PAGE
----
United States District Court, D. Rhode Island
For Kiplagatt Stewart, Defendant: Andrew H. Berg, LEAD ATTORNEY, Sammartino & Berg, Providence, RI.
For Allen Prout, Defendant: William C. Dimitri, LEAD ATTORNEY, William C. Dimitri & Associates, Providence, RI.
For USA, Plaintiff: Milind M Shah, LEAD ATTORNEY, U.S. Attorney's Office, Providence, RI.
John J, McConnell, Jr., United States District Judge.
Before the Court is Defendant Allen Prout's Motion to Suppress (ECF No. 20) statements he made and inferences to be drawn therefrom, to a confidential informant on June 4, 2014 about a 2012 armed robbery. Mr. Prout argues that the " secret interrogation" violated his Sixth Amendment right to counsel because state charges were pending on the robbery, and he was represented by counsel on those charges. The Government argues that Mr. Prout was not entitled to the presence of counsel during the 2014 conversation because he had not been federally charged for the 2012 armed robbery and the state charge for that same robbery was a separate offense, citing the dual sovereignty doctrine. The Court finds that the First Circuit Court of Appeals decision in United States v. Coker, 433 F.3d 39 (1st Cir. 2005) in favor of applying the dual sovereignty doctrine to Sixth Amendment cases represents the controlling law on this issue and weighs in the Government's favor on the facts of this case. Therefore, Mr. Prout's Motion to Suppress is DENIED.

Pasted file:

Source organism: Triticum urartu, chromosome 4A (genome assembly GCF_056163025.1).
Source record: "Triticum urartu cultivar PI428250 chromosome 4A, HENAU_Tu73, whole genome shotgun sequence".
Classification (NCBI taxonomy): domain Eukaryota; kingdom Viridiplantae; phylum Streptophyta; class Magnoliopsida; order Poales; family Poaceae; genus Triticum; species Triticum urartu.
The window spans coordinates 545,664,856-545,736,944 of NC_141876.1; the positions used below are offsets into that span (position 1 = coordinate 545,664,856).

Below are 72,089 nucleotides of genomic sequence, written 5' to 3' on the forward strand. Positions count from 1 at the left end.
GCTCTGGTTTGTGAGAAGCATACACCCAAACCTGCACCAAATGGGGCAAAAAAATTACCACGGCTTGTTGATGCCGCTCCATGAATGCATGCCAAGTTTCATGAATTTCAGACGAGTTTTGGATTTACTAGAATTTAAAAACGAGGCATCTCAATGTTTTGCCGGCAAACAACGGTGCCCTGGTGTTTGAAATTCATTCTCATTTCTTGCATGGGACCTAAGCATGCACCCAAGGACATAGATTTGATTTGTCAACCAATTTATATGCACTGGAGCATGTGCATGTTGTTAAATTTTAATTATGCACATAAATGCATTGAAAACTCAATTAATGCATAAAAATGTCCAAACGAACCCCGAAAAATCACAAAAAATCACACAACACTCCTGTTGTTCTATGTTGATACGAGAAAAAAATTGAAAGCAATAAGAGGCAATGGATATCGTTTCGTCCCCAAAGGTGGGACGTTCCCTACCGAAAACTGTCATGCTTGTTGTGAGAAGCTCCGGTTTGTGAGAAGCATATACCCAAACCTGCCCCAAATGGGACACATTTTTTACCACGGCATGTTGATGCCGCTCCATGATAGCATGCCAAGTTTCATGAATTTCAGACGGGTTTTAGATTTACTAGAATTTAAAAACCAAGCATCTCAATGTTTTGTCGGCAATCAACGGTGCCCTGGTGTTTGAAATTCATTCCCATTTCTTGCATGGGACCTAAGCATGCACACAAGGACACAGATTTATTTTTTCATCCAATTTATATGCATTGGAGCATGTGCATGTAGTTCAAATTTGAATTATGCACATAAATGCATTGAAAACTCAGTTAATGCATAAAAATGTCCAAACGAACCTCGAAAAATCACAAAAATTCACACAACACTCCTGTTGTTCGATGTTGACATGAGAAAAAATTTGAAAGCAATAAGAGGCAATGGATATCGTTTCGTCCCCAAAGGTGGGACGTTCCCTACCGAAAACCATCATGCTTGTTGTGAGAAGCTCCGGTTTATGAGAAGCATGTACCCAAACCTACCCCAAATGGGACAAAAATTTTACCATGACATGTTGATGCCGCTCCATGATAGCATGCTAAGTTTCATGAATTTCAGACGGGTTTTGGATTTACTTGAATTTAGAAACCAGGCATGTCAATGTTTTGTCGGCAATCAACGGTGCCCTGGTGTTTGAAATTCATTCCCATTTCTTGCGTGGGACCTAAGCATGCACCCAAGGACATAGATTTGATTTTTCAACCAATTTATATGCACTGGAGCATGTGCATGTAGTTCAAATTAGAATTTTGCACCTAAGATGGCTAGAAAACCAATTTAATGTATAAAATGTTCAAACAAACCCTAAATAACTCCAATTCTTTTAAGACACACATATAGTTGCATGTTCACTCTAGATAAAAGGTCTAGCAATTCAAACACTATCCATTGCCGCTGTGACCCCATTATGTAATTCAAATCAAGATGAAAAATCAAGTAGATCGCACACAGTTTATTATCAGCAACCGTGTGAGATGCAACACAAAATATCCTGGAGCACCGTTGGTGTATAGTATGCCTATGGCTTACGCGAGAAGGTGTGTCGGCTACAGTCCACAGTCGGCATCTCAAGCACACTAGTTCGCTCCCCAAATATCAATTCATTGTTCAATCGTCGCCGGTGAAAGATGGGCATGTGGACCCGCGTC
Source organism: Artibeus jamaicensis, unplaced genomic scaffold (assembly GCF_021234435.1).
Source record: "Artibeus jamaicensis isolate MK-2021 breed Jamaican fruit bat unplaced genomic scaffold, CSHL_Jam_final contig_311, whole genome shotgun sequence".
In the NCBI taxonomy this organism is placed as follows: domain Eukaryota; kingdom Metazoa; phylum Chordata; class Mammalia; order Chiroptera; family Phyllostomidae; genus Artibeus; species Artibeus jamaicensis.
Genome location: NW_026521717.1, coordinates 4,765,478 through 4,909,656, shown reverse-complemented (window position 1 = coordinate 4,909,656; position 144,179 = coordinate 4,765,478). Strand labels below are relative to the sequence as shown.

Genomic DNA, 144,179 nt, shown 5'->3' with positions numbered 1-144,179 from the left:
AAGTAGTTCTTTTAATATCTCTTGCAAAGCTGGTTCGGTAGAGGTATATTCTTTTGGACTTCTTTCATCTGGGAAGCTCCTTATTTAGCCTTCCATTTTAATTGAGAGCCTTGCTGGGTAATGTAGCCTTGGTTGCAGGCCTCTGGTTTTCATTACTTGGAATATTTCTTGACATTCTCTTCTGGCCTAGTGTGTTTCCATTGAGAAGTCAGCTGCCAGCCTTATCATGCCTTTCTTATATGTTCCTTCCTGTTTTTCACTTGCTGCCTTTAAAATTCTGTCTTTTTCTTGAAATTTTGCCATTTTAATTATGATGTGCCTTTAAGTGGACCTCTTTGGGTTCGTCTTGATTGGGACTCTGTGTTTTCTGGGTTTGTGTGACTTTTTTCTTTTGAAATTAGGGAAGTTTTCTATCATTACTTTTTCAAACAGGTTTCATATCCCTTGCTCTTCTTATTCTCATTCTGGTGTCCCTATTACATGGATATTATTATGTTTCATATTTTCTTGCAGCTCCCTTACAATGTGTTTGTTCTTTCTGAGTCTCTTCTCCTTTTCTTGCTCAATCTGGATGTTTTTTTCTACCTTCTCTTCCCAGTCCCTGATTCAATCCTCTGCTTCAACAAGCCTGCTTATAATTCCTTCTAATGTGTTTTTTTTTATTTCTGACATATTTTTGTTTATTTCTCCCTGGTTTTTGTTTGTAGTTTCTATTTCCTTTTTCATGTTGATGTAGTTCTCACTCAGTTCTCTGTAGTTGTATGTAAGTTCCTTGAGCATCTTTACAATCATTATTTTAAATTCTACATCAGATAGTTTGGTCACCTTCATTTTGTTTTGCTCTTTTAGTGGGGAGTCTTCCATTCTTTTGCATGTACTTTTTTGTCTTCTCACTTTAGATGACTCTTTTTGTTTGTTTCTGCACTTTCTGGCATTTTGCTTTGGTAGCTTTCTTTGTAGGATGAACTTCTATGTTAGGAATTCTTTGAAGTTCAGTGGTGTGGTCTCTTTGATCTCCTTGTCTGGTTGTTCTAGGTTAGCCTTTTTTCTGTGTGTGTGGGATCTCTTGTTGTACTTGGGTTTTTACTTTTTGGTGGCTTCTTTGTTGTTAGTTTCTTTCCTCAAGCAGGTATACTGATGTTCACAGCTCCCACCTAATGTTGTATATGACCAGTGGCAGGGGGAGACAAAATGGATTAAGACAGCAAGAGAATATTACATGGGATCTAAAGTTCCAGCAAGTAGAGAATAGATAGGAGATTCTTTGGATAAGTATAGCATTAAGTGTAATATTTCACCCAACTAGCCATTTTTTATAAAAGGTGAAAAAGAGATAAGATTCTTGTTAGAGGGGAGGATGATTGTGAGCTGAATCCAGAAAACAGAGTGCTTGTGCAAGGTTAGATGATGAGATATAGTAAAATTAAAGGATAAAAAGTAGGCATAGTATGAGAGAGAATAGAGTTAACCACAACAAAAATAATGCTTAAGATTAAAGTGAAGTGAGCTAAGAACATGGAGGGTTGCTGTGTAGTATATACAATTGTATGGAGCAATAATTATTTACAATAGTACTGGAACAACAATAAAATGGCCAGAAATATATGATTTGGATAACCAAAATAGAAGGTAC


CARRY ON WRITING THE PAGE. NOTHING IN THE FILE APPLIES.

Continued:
" The Supreme Court has stated that '[t]he Sixth Amendment right [to counsel] ... is offense specific. It cannot be invoked once for all future prosecutions.'" Coker, 433 F.3d at 42 (quoting McNeil v. Wisconsin, 501 U.S. 171, 175, 111 S.Ct. 2204, 115 L.Ed.2d 158 (1991)). " In its double jeopardy jurisprudence, the [Supreme] Court has held that a defendant's conduct in violation of two separate sovereigns ('the dual sovereignty doctrine') constitutes two distinct offenses. Thus, under the dual sovereignty doctrine, [the defendant's] federal offense would be considered separate from his state offense for double jeopardy purposes." Coker, 433 F.3d at 43 (citing Heath v. Alabama, 474 U.S. 82, 87-93, 106 S.Ct. 433, 88 L.Ed.2d 387 (1985)), But, Mr. Prout's motion is rooted not in the Fifth Amendment, but in the Sixth Amendment. The First Circuit has dealt with this same issue before, however, and determined after examining decisions in other circuits and analyzing United States Supreme Court precedent discussing Fifth and Sixth Amendment jurisprudence, that " the dual sovereignty doctrine applies for the purposes of defining what constitutes the same offense in the Sixth Amendment right to counsel context." Coker, 433 F.3d at 44.